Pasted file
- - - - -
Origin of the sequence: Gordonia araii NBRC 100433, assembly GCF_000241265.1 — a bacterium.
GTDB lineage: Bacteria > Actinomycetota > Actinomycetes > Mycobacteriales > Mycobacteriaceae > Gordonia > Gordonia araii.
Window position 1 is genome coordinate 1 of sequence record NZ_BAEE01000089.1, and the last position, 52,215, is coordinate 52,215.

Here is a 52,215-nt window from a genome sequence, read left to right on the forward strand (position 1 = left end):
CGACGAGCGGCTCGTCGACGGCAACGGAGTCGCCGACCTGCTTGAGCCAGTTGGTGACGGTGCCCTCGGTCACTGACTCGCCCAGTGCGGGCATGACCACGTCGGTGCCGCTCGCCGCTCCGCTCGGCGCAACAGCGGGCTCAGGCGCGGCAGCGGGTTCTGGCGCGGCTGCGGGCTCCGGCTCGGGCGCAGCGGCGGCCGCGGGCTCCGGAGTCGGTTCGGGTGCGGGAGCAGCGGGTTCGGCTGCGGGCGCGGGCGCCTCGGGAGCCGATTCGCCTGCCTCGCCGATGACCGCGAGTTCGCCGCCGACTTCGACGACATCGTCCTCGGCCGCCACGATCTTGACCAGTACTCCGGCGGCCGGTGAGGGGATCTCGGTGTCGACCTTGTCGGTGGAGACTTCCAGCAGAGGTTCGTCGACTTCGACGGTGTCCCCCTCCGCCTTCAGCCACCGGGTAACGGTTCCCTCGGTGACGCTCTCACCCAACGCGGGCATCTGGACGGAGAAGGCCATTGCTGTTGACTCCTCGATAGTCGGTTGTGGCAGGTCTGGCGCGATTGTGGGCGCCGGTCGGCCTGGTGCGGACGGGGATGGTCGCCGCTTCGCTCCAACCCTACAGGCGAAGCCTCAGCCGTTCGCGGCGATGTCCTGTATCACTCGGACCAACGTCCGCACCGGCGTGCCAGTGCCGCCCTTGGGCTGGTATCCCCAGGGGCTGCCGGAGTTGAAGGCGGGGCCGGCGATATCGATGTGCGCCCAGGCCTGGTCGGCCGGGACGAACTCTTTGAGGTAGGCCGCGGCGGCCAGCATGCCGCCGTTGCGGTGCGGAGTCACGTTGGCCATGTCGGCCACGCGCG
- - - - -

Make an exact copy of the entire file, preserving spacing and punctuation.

Origin of the sequence: Gordonia araii NBRC 100433, assembly GCF_000241265.1 — a bacterium.
GTDB lineage: Bacteria > Actinomycetota > Actinomycetes > Mycobacteriales > Mycobacteriaceae > Gordonia > Gordonia araii.
Window position 1 is genome coordinate 1 of sequence record NZ_BAEE01000089.1, and the last position, 52,215, is coordinate 52,215.

Here is a 52,215-nt window from a genome sequence, read left to right on the forward strand (position 1 = left end):
CGACGAGCGGCTCGTCGACGGCAACGGAGTCGCCGACCTGCTTGAGCCAGTTGGTGACGGTGCCCTCGGTCACTGACTCGCCCAGTGCGGGCATGACCACGTCGGTGCCGCTCGCCGCTCCGCTCGGCGCAACAGCGGGCTCAGGCGCGGCAGCGGGTTCTGGCGCGGCTGCGGGCTCCGGCTCGGGCGCAGCGGCGGCCGCGGGCTCCGGAGTCGGTTCGGGTGCGGGAGCAGCGGGTTCGGCTGCGGGCGCGGGCGCCTCGGGAGCCGATTCGCCTGCCTCGCCGATGACCGCGAGTTCGCCGCCGACTTCGACGACATCGTCCTCGGCCGCCACGATCTTGACCAGTACTCCGGCGGCCGGTGAGGGGATCTCGGTGTCGACCTTGTCGGTGGAGACTTCCAGCAGAGGTTCGTCGACTTCGACGGTGTCCCCCTCCGCCTTCAGCCACCGGGTAACGGTTCCCTCGGTGACGCTCTCACCCAACGCGGGCATCTGGACGGAGAAGGCCATTGCTGTTGACTCCTCGATAGTCGGTTGTGGCAGGTCTGGCGCGATTGTGGGCGCCGGTCGGCCTGGTGCGGACGGGGATGGTCGCCGCTTCGCTCCAACCCTACAGGCGAAGCCTCAGCCGTTCGCGGCGATGTCCTGTATCACTCGGACCAACGTCCGCACCGGCGTGCCAGTGCCGCCCTTGGGCTGGTATCCCCAGGGGCTGCCGGAGTTGAAGGCGGGGCCGGCGATATCGATGTGCGCCCAGGCCTGGTCGGCCGGGACGAACTCTTTGAGGTAGGCCGCGGCGGCCAGCATGCCGCCGTTGCGGTGCGGAGTCACGTTGGCCATGTCGGCCACGCGCG